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WATER BU R Y EVENING DEMOCRAT, THURSDAY, DECEMBER 26 1900.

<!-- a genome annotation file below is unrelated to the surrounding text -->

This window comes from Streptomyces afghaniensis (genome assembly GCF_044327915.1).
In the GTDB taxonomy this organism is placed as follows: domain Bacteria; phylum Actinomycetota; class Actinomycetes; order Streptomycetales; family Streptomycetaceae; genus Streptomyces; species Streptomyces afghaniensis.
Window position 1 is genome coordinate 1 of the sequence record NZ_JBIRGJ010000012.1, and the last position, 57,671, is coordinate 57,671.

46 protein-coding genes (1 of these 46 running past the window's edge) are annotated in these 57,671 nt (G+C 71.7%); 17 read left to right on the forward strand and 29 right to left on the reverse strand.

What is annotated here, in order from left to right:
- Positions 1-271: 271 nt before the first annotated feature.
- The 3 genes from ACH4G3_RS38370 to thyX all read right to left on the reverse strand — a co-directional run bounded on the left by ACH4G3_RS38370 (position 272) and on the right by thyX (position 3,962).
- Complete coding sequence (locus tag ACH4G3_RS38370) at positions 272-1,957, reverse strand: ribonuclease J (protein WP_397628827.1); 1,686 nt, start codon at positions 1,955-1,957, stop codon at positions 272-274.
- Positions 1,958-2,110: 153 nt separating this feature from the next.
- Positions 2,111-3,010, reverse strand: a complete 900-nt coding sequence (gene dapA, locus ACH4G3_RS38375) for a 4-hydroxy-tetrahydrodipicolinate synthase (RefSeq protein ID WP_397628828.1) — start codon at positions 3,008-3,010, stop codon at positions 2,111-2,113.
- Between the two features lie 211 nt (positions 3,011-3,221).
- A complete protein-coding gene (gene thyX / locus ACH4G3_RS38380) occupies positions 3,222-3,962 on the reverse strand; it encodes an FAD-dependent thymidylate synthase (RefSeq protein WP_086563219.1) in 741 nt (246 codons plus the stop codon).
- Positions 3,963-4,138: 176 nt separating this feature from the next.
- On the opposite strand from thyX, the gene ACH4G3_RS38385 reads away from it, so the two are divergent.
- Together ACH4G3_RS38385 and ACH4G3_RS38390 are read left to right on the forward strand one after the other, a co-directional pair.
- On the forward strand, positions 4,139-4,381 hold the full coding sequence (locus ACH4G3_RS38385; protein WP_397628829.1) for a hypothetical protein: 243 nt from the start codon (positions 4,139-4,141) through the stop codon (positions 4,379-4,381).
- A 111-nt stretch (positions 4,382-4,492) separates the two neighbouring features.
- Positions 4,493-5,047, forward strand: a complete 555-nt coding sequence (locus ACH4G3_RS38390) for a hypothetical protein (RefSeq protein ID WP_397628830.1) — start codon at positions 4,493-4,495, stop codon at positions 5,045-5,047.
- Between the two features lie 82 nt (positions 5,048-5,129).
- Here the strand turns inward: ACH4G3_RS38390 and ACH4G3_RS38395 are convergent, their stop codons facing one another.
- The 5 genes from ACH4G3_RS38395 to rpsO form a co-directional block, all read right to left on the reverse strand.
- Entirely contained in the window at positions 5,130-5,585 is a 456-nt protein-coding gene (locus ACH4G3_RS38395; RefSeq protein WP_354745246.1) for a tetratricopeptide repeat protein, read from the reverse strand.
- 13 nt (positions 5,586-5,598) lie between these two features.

The Currans y Dry Goods Co. Only Three Days More to Buy For Xmas, You can find .most anything for every one at this store. Here Is Another List To Pick From Aprons for all occasion, from the plain, prosaic kind to the highest flights of fancy kinds in muslin. Swiss and siik Aprons, from l'-i'c 15 to $2.50 each. (Second floor. I HATH ROBES. A largo line of Terry Bath Robes for men at .S2.UX to $S.oo. GIFT HOOKS. Over forty styles of Gift Books, fach in neat boxes, or wiili fancy covers HV, 25c, 2'.)c, :'..")!. 5i)o ami -.9c. hooks or poems. A collection of 1'oenis. Life's Koses and Golden Tlioiuilits. hand- somely bound. A .J book SI. oo each. ILLUSTRATED HOOKS Dove's Bible Gallery. Dante's Purgatory and Milton's Paradise Lost: regular S'i editions si .iTi. f COPYRIGHT P.OOKS. Copyright Rooks A largo line of r " titles .V.I cents. CHILDREN'S HOOKS. The lust line of Children's Hooks in the city, from tire Infant's Col- ored picture book to flip various stages of boy and girl life 1 cent nt) to $LOO. Daltou's celebrated line. HOOKS IN SETS. Two volume sets of Conan Doyle's. Reed's. Dumas's. tier- omc's, Huso's. Marvel, Lever Toe per. set. CHAIRS FOR X'MAS. .tlorris. Rooking and Reclining Chairs for Children and Crown folks.?! to .$K) each. FURNITURE FOR X'MAS. Music Cabinets. Jardiniere Stands.- Folding Screens. Chiffon- iores. Hall Racks. Sideboards. Din- ing Tables, f'wirlics and Parlor Tables. Gifts in o-ir Furniture department from i?1 upwards. . - ' .: SLIPPERS. Men's. Women'.' anT Children's Slippers at ,10c. T.'c. $1. St.1'." am! $1.50. You -will lind the largest line to select from in the cirv. GLOVE AND HANDKERCHIEF . BOXES. Fancy Color, with handsomely decorated ceilnloid covi rr: regular price 2fc. -Special at l!o. 15 CELLULOID COLLAR AND CUFF BOXES. ' " In Bine. Pink or Xiie, handsomely decorated; regular price $1. Special 0 of) cents. . . -- .. ' ' ' "tVORK I'OXER. . Large 5?ize, handsomely fitted, sat- in and velvet lined Work Boxes, beautifully decorated; regular price $2.50. Special .?1.40. ; . , LEATHER LAP TABLETS. Uegular price 7VJc. ' Special TiOe. -., ., "'-. ':' - . m V 'SOFA PILLOWS. f ' "'A lot of down:filll, silk-covered Sofa Pillows, with deep ruffle; ' value each. . Special $1.flR. : The Currans Dry Goods Co. Oooy-Knoi Tliat we are selling Ladies' Garments equal to tailor made at the price of ready made, and AVE GIVE CREDIT. Will salify us. Our stock of Suits. Jackets a,:id Skirts is large and varied and calculated to suit the most ex acting: taste. The fact tiiat v.o liave been obliged to lease au additional store oa Phoenix avenue is proof postive that we have gained the confidence of the ladies. Come and see up. Courteous attend ants will be on hand to moot you. and IC you decide to buy you will not need a long punse, ner b; required to pay cash. Guarantee Credit Clothing Co. 33 East riain Street. 15 FHOENIX AVENUE. A. F COWLES TIME IS LIMITED- FOR CHRIST MAS El' i'lMJ TO A LITTLE MORE THAN :;:) HOURS. Has Santa Clans done his duty to ally If not. come to 5:5 and 55 Center street, where we will help him nut with Pictures. Medallions, I'a.ny Cii'ni Dishes. Pin Cushions. Toiiet Bottles. Children's Caps, Toques. Tau: t)'S!ia li ters. Ladies'. Missis' and Children's Trimmed Hats. Santa Clans is a close buyer at this time of Christmas buy ing, and we have out prices on many goods to meet the ever-popular feilow and will give him bargains that will make him wish Christmas buying would continue until the next ociuuiv. 53:5 CENTER STREET. SOME VERY PRETTY AND USE I'i'L Presents For Xmas, Fancy Handkerchiefs. 1 'oeketbuuks. Scarf Pins. Hat Pins. Hosiery. i 'erfinnery. Fancy H"--e Supporlcrs. Fan.-v Susnenders. Umbrel!::s.' Wo also have a complete line of Does from 2.c to $1.25; dressed and uudr.'sseil. SHOES AS A PRESENT. No matter what other ini'ts take your fancy, you cm do nothing wiser than to come and look at what we have ' to show you in , SHOES AND SLIPPERS. There isn't a variety under the sun 1 that is not represented in our assort- ! ment. from the daintiest little sneci- . men that ever adoi in d a dainty liltle foot, to the Shoe of stouter bail feet of stouter build. T'le Ccrin. Boot arid Soe C0., EAST MAIN STREET K. Dougherty K. Dougherty 145 SOUTH MAIN STREET. ! 1 Come to the Greatest Poultry 1 ft A Exhibition ft EVER OFFERED IN WATER BURY. Fancy Turkeys Fancy Geese :i AT THE $ 1 LOWEST PRICES $ EVER KNOWN FOR TiiK Fl NEST STOCK IN THE COUNTRY. 10-LB Tl'BS. OF LARD iTHIS WEEKMloc 'J'T'H. if I Pttblic Market, TELEPHONE 110. 1C1 XfX? a '-Vr K 55 M .'.A D, Lucy Holiday Shoes ll I and Slippers Iff! AT THE LOWEST PRICES. For Men, Women, and Children can be found at -- , : Ijicy & Fitzgerald, 1 1 6 State Street, 88 Bank' Street," -y . New London. Waterbury & i sbL . as w sk as 1 REftlE n BE R YOURi ,' i oesT ;jrtri s . -Mother You Are Helping To Wear Out Her F urniture. MAKE HER A PRESENT OF A EEAUTIFUL IiOCKER FROM OUR VAST STOCK. IT "WON'T COST YOU MUCH. PRICES COMMENCE AT $1.05. We Have a Large Stock Of MUSH; CABINETS, BOOK CASES, MORRIS CHAIRS, ROCKERS, COUCHES, EASY CHAIRS. DINNER SETS, TOILET SETS. PARLOR STON ES, CARPETS. CARPET SW E E PE RS. CHILDREN'S MORRIS CHAIRS. AND HUNDREDS OF OTHER AR TICLES FOR CHRISTMAS. WATERBURY FURNITURE CO HOUSE FURNISHERS and UNDERTAKERS Eroacvay. Kelt Poll's Theater. 139 East Main St. E EABQUAETER3 Herculine Malt INSURE HEALTH, APPETITE, GOOD DIGESTION-, STRENGTHENS THE NERVOUS SYSTEM. lie tulc, il'ih a Cozen. IATEROURY GROCERY CO ODD FELLOWS' BLOCK. Next Door to P. O. mas TURKEYS, CELERY, CRANBERRIES, CITRON. ORANGE AND LEMON PEEL. EVAPORATED APPLES, PEARS, PEACHES, APRICOTS. RAISINS, MIXED CANDY. MIXED NUTS. X'MAS CAN DLES AT THE I Greater HY. Grocery Co 130 EAST MAIN STREET. - U3 SOUTH MAIN STREET. i Jfi-.: rf..ti s!6 3:1 ifi Si E, F, Fitzgerald 52: wtr k w ws -as -s sk as IfSLi Sf 3 MA ; mm :YZ He who looks upon Kodakery as a mare suinmar fancy misses half its Gisarm. Tlie delights of home photography, end the weird effects of winter land scape work are always ready to lend their witchery to the zealous amateur. Winter, as well as summer, has its pic ture side. A Kodak makes a delight ful Christmas present. Our line starts from One Dollar, up to auy price that you wish to pay. ( j Ask for a catalogue. The Ziglatzki-Marks Co 80 SOUTH MAIN ST&EET. Dentistry Comfort in tee'.li is what you get when you have your artificial plates or bridge work made by our skilled and perfect methods. Every plate is made to fit and gives perfect satisfac tion. Gold Fillings. $1 and up. Silver and Cement, 50 cents. Gold White Alloy. 7".e and up. My new and painless method of ex-Ivfir-rhicr teeth. WALTERS, 141 BANK STREET. Dr. E. R. Patzold, SURGEON DENTIST. Fine Gold and Silver Fillings. Gold Crown and Bridge Work A SPECIAL TY. Prices vj'ry moderate. Satisfac tion guaranteed. Consultation in Eng lish or German. 30 BANK STREET, Watcrbury, Ct. Special Sale AT THE Walarbury Bargain Millinery. We will offer this week great BAR n o vw .,1' i.,f.,t-- ,.1,. "r .;,,,,!,!. l iiats. i.onuets ami .Millinery ooous. Dou r delay as our prices will astonish you it will pay you to call auy dis tance. Make no mistake, look for Freedman's Bargain Millinery 2o7 BANK STREET. .Hats trimmed while you wait. Open evenings. Oue famiiy house of eight rooms, with large lot, on Burton s'treet, $22. If you want a well drilled, or your old one has gone dry aud you want it deepened, we can do it for you, and do it riuht. 104 BANK ST. HOLLY At lowest price in city, 10c per lb. Holly Wreaths, 18c to Hoc. Christmas Trees from Hoc vrp. O ALTON 5t CO, 199 Bank Street. Prichard Building. Corner Grand St. School and Office Supplies t Our Specialties, ? K O- Stationery of Every Descrip- 5 tion. Magazines. Sunday and o Daily Papers. We do First Class Engrav- V t ing, at the ' o Watei'lrory Stationery Stora, S 201 EAST MAIN STREET. g & Henry A. Haydeti, Manager. Christmas 6 LA There's otily a few days more before Xmr.s and von should buy HOLIDAY SLIPPERS now, while tlie best assortment is here-'. Here's a few prices: Men's Fancy Everett Leath er Slippers, black and tan. 91.25 Men's Embroidered Velvet and line Leather Slippers, SSc, 75c and 85e Women's Dongoia Kid Nul lifiers. warm lined, $1.48 Women's High Cut Nulli fiers, ' red, brown and black. 1.00 Women's Felt Slippers, fin' p ' trimmed, leather or felt &j soles, --, - 50o Ci Misses' end Children's Red .".-, U Nullitiers. high cut. 85c & OOe Women's Felt. Incc, Shoes, leather soles, 69o , Lamb's Wool Soles, Overgalt ers, Leggins, ' etc. Open even ings until Christmas. ... Ft m. t japi mi Pi T! .71 Vant erf . Wahwhnn ' &! WEEK BEFORE CHRISTMAS. Business Ilouses Where SuitaMe-Holi- i. t ' . . . ,- " . day Goods May Be Obtained. ..' Castle is never tired talking poultry, and everybody knows what poultry from this hustling market means; de lievered rto any part of the city. His Saturday specials will hold good, as usual, this week. The "White-Simmons Co on Bank street can furnish your Christmas din ner table as cheap as any one witli grapes, nuts, candies, cranberries. They have the finest lot of oranges in town at low prices. Sample their cof fee for the next three days free. Read J. M. Burrall's list to-night and you may get a suggestion that will help you our. in deciding what you will give for a present.- Desks, rockers, bookcases, sideboards, china closets. The prices are low and the goods pret- How would a ''Hercules" suit, dou ble seat and knee, suit the boy, or any other kind of, suit that can be men tioned will be found in the stock of Jones & Morgan's. If it comes from this popular store it must be right. Cmraus offer, Christmas buyers an other list to select from in to-night's ad. There is something for every one in this monster store, and early buying gives you a chance to get the most se lect goods. Dodge has thirty-two styles of men's slippers and twenty-one styles of la dies' slippers, aside from his boys' and children's goods, and it would be a har.l person to pleaco who could not select from this stock. An oriental rug would make a pretty gift. . Miller & Peck's buyer has made another purchase and the lot includes some of the rarest makes. Then there are men's f u:-p.:siiings. there are rib bons and perfumes, atomizers and sprinklers and thousands of toys. There was such a rush on dolls yes terday at Turnbuil's that lie thought lie would run out of them, but he lias about ll!0 left. He expects a run on papeterie for the rest of the week. th price beginning at l"e a box and going as high as you wish. Prof Baihy has a word to say to parents to-day regarding his daiicin;, academy. lie says parents should re alize that it frees children from the awkwardness and bashi'uhiess which most children are subject to. The firm of E. G. Kilcluff & Co i's among some of the largest purchasers of men's and boys' clothing in Water bury. Call in there these days and make your husband or the boys" happy by purchasing a gift from their exten sive line. Plenty of sweaters, caps and gloves for the 5oys. The pleasure of the kodak does not go witii tlie summer time by any means, tlie delights of home photog raphy last the year round. The Zig-latzki-Marks Co have a large stock of kodaks at prices from SI up. Make some friend happy with one. If you want to see one of the bel lines of parlor rockers in the city you should see those nn exhibition by the Hanipson-Sellew Co. Handsome ones at This is a special sale of some of the best chairs ever offered for the money in this city. A. F. Cowles of Center street would call the attention of Christmas buyers to his stork of novelties. pictures., fancy china, medallions, pin cushions, toilet bottles, and these, added to his stock of line millinery, cannot fail to catch the eye of the shopper. Before buying your Christmas tur key sfe the stock at the Penn Merchan dise Co. which can furnish you with the best there is and as low as you can buy elsewhere. Tlie stock of citron, orange or lemon peel, plum pudding in cans, etc, is ail right. If you are looking for an umbro'da for a gift for your friend. Reid it Hughes is tlie place to go to make your selection. They have them at pric s from 1 to .$10. Their men's furnish ings, are holding out well considering the onslaught made on them. Dallas, the florist, has the largest stock of holly, mistletoe, palms, ferns and nil kinds of flowers thit can be found in the city. Holly will be sold in bulk or you can liny the wiearlis ready made at either store. 32 Union stret t or :?o East Main street. Governor Wok'ott's Condition. BOSTON, Dec. 20. Former Governor Woleolt's symptoms were reported by his physician last evening as slightly im proved since the earlier bulletin was is rued, nit hough his general condition ihows no material change. Tlie patient is now in the middle of the typhoid, and the fact that he is no worse is in itself eu louraging. BEST LINE OF In the City. Fine values at. $3.00, ?3.y0, $3.00, $4.00, $4.50, .$4.05, $5.50, $iU0 and up wards. Morris Chairs, Special Sale One of the best Chairs we ver offered for the money. They're going lively, so don't delay if you want one. 1 ' -- Hampson-Sellew Furniture Co 134-150 GRAND STREET. DEATH OF. C. M. PLATT. Died; Early This Morning While Dressing. ' , C. SI. Piatt, president and treasurer of Piatt Brothers fc Co. button manu facturers. at 41 Brown street, died sud denly this morning at his home, :i Buckingham street. So far as his family knew he was in his usual health when he retired last night and was out of bed this morning and in the act of dressing himself when his wife noticed that he. was sneezing hard and the next moment he sank to the floor. He was placed on the bed. but by this time he had breathed his last. Acting Medical Examiner Graves viewed the remains and pronounced death due to heart fr.ilure. Clark Murray Phitt was born in Wa terbury on January 1. 1824. Hewasthe fourth son of Alfred Piatt, who came to Waterbury from Newton in 17S!, and settled at Piatt's Mills, and who. according to tlie history of Waterbury, Mas the first man to manufacture brass in this town. In his boyhood he entered his father's shop to work at button making, but before reaching his majority spent a year at the Connecti cut Literary institute. Suffield. Re turning to Waterbury he again enter ed the button shop and continued in tlte business up to the time of his death. He was a successful inventor and obtained patents on a number of inventions connected with the manu facture of buttons. On May. 1S4C. Mr Piatt married Maria. daughter of Selden Lewis of Naugatuok. who. with two children. Mrs jay H. Hart and Lewis A. Piatt, survive him. Mr Piatt was one of the best known men in Waterbury and one of its most pop ular employers of labor. He always lelieved in paying labor what it was worth and using employes right in every other respect, conseiiuently he never had trouble with his employes. He was one of the stockholders in tlie Connecticut Indemnity association and is reported to have lost something like S2(io."(l(lo in the business. JOIMT h'OTt CCmPLLTEUi aiinisters In Peklnt; Agree to All te 'terma. PEKING'. Dee. 20. At a meedus of the forrign ministers late last evening ev erything in i"".;aid to the terms of the joint note was agreed to, including the British modifications. The ministers refuse to disclose any thing in connection with the matter, be lieviug that the home governments should give the particulars to tile public. Wlant Caused the Delay. WASHINGTON. Dec. 20.- It is now learned tht the entire misunderstanding which lias delayed the consummation of tlie agreement at Peking wits caused by the change or omission ot.the single digit in a complex group of figures making up one of the cipher messages f instruction to Mr. Conger. Curiously enough the change in this single digit exactly re versed the meaning of the entire mes sage, so that Mr. Conger in opposing the English view was nctins exactly con trary to the spirit ot his instructions, though in accordance with their letter. Officials here still decline to niuke pub lie the text of the note agreed on, but it is believed that the following points cover the essential features of the agreement: "The punishment of the otlicials guilty of the Boxer outrages: the payment of indemnity for the wrongs inflicted by the Boxers on the persons, corporations and societies which have suffered; the revi sion of commercial treaties. "Some reform in the tsmig-li-yanien so that the ministers having business with the foreign office may transact it more expeditiously and v.ith a responsible head. "A monument to Baron von Ketteler. the German- minister who was killed in Peking, and the appointment of a prince of the blood to proceed to Germany to make formal apology to the emperor for the crime. "The right to ke p a legation guard in Peking if this is desired. "The exclusion of candidates for exam ination for office for a certain number 3f years in the case of those who may be guilty of antiforeigu activity. "An interdiction of importation of arms into China and of material to be used ex clusively in the manufacture of arms. "The taking of measures to prevent fu ture troubles." Some modification, it is believed, was made to the proposed dismantling of forts so that hereafter there will be nothing of this character that will prevent ready ac cess to the legations in Peking. Tlie SIi.inKlun Roil io y. BERLIN. Dec. "2t. At the annual meeting of the stockholders of the S'aaug tung Railway company is was reported that the work of construction had not been interrupted by the recent troubles. Fifty-nine kilometers of track have boon laid and eight locomotives and 2'JS freight cars shipped. The section of the Hue be tween Kiao-chou ami Tuing-tau. a dis tance of 74 kilometers, will be opened for traffic next April. FJre at Culumbia, S. C COLUMBIA, S. C-. Dec. -JO Colum bia last night sustained the heaviest loss from a single tire since the city was burned in 1805. The tire started in the kitchen of the Hotl Jerome, and this new building was destroyed. The .1. M. Vanniaker furniture store adjoining, three floors packed with tine goods, is a total loss.- The carriage factory of V. Myers in the rear was consumed, with a. number of smaller bulldirgs-''The loss will be more than $200,000. Genet nl txreene Declines. NEW YORK. Dec. 20. General Fran cis Vinton Greene, chairman of the Re publican county committee, has declined re-election as chairman of the Republican county committee for the year 1001. Gen eral Greene in a letter to Chairman Ten Eyck of the executive committee says he cannot give the office the close personal attention it requires. General Greene's declination is said by the members of the executive committee to come as a great surprise. Bitten by a Boar. BINGHAMTON. N. Y., Dec. 20. Richard Adams, residing about three miles west of Chenango Forks, was bit ten by a vicious boar on Monday and now is so crazed by the shock and poison of the bites that he will probably die. His legs and thighs were badly lacerated, aud the animal had to be beaten off with clubs. . Bees Considered Harmle to Frnlt. MIDDLETOWN. N. Y, Dot-. 20. "No eftuse of action" was the verdict rendered by the jury at Goshen in the famous case of "William H. Utter, u poach grower, against his brother, Jeffrey Utter, a bee keeper, for alleged damages to a peach orchard from bees. Much scieutilic testi mony was produced by experts on both sides. . ;: ' i ' ' - , ' Killed by Tarantvta'i Bite. MOUNT VERNON, X. Y.. .Dec. 20. William C. Gritting, 52 years old, is dead at his home in New Rochclle. . Several mouths ago while traveling in Florida be wus bitten by a tarantula. The bite. It is believed,- poisoned h'.s blood and Ud to the.di.seas wly.eh caused his death. ;BK00EXY2T BS1EFS There will be a rehearsal of the young ladies minstrels in St Patrick's Lyceum this evening. All the meiu---bers are requested to be present. The funeral of Geonthaine, daugh ter of Mr aud Mrs Joseph Gale of South Main street, took piace this afternoon, with service by the Key Mr Granger and interment in Riverside. The funeral of Ernest Kast took place this afternoon at 2 o'clock from his late home on John street, with ser vice by the Rev Mr Granger, with in terment in Riverside cemetery Shortly after U o'clock last night some oue pulled box 32 at the corner of Bank and Riverside streets. It was a false alarm aud when Chief Snagg and his army of lire fighters reached I here aud found that out they were as mad as hatters, but they got over it before bedtime. Little Adam Sureties of Green street, woo came near being drowned in tno Naugatuck river yesterday afternoon, is now all right, and his experience should be warning to parents to keep their children off the ice there, suppos ing they have to use the rod in order to make the youngsters mind. George F. Jackson of New Haven, the Connecticut representative of the American Clay company of Pittsburg, Pa. was on a business trip to this sec tion to-day. He was accompanied bv Walter I.. Bradley of Derbv. a well known and skilled photographer. Their purpose in visiting this section was to take a. photograph of the pavement on Bank street from 'Washington ave nue to Porter street, which is made of McMahon-Porter brick, which is manufactured by the American Clay ompauy. A catalogue is being pre pared by this company which will contain sketches or photographs of streets throughout tlie various cities of Connecticut and other states, where the M eMail on-Porter brick is used to form the pavement and accordingly Bank street was the victim of the pho tographer this morning. Mr Jackson said that the pavement on Bank street -was down four years now and it is almost in as good condition now as when it was lirst laid, thus attesting wonderful evidence of 1he durability of the bricks. The idea of taking photographs originated a short time since when Mr Jackson engaged Mr Bradley to lake a photograph of a three-mile patch of vi trifled brick pipe in Han ford. This picture was sent to the company's headquarters and it so pleased them that they requested vie ws of other pavements and bricks should be taken. Views of tlie pave ment, on North WilIo North Main from Grove to the end of the pave ment on North Main stret and Spring street. Mr Jackson said that the num erous factories of the American Clay company in Ohio and Pennsylvania are kept very busy throughout the entire year, the annual output being about 15.0O0.O0I) bricks. Both Mr Jackson and Mr Bradley have many friends in lliis city whom Ihey desired to see. but time didn't permit. As stated be fore if was a flying trip, for they left New Haven this morning and return ed shortly after noon. It is said that Mr Casey, the well known dispenser of cool drinks on the corner of Washington avenue and Railroad Hill street, is having a peck of trouble over the strange and wild antics of a calf, of which he is the un happy possessor. Quite a while ago. it is said that Mr Casey purchased of a resident of Wolcott a brindle cow. The cow was a good one except it hail a very, very wicked temper. It was of a wild and roaming nature and, was very active with its feet, especially tlie hind ones. A short time ago. a calf was boi u and surely, indeed. Mr Owner's cup of troubles was just be ginning. As the calf grew .older, it became wilder and more furious than its parent. It was dangerous for any one to approach it. It is said there was great excitement caused in the neighborhood by the wild and peculiar actions of the calf. It was a chip of tlie old block. Something would have to be done with it. A unique idea en tered Mr Casey's head. He would shut it up in the cellar and so he did. Ail went well until one morning this week. Some of Hellinann's men were engaged in putting in refreshments in the cellar of the saloon. As one of the men. a German, entered the cellar the calf made a leap over four or live barrels which impeded his way and gave the man a iieree butt in the side, knocking him down. The unfortunate victim, as quickly as he could scamper to bis feet, rushed away to lind tlie owner of lliis vicious animal. He wanted the calf killed, but Mr Casey persuaded him to spare its life and lie would rt-alHe it off on Saturday night, so the story runs. John Staple ton, who was in charge of the brewery men on the day of the brutal assault, has composed the following verse in regard to if. Why Casey's calf grew so tall Thev couldn't get him out of the cellar r.t all. While tlie brewery man he would have his life. By Jehovah, said Casey, let him go until Saturday night. And I'll play him off with the cards. And the man that wins may have him all. P. at by Beelzebub, he will have to take him out through the cellar door by Quarters. THE ANTWERP STRIKE. Many Thousands of Miners Are Now Out of Work. Antwerp, Dec 20. It is now estimat ed that there are 13.000 men on strike, including coal porters and sailors, who have joined the dock laborers. Most of the imported laborers have been induced to join the unions. The Red Star line officials have offered men special terms, noping to get tne steamer Nederland loaded in time to FOR A NEW TOWN. Connecticut has 1GS towns and an other. is contemplated. A petition has been drawn up for presentation to the legislature for a division of the town of Groton. For a long time it has been the opinion of the Groton Bank resi dents thatJhey were not getting what w as coming to them in town affairs, for the reason that that which inter ests them was of no interest to the eastern part of tlie town. It litis been the complaint, that the Mystic and Noank sections have received atten tion, at the expense of .the western part of the town. For instance if Gro ton Bank has the largest number of school children, the other sections of the town received the lions share of the school appropriation. It is pro posed to make a separate town of that portion of Groton designated as tlie second voting district, -which Includes I'oquonock, Center Groton and Groton Groton. The town has two represent fives in the legislature and If the dl vision is made, the two town would elect one each. --, . . ,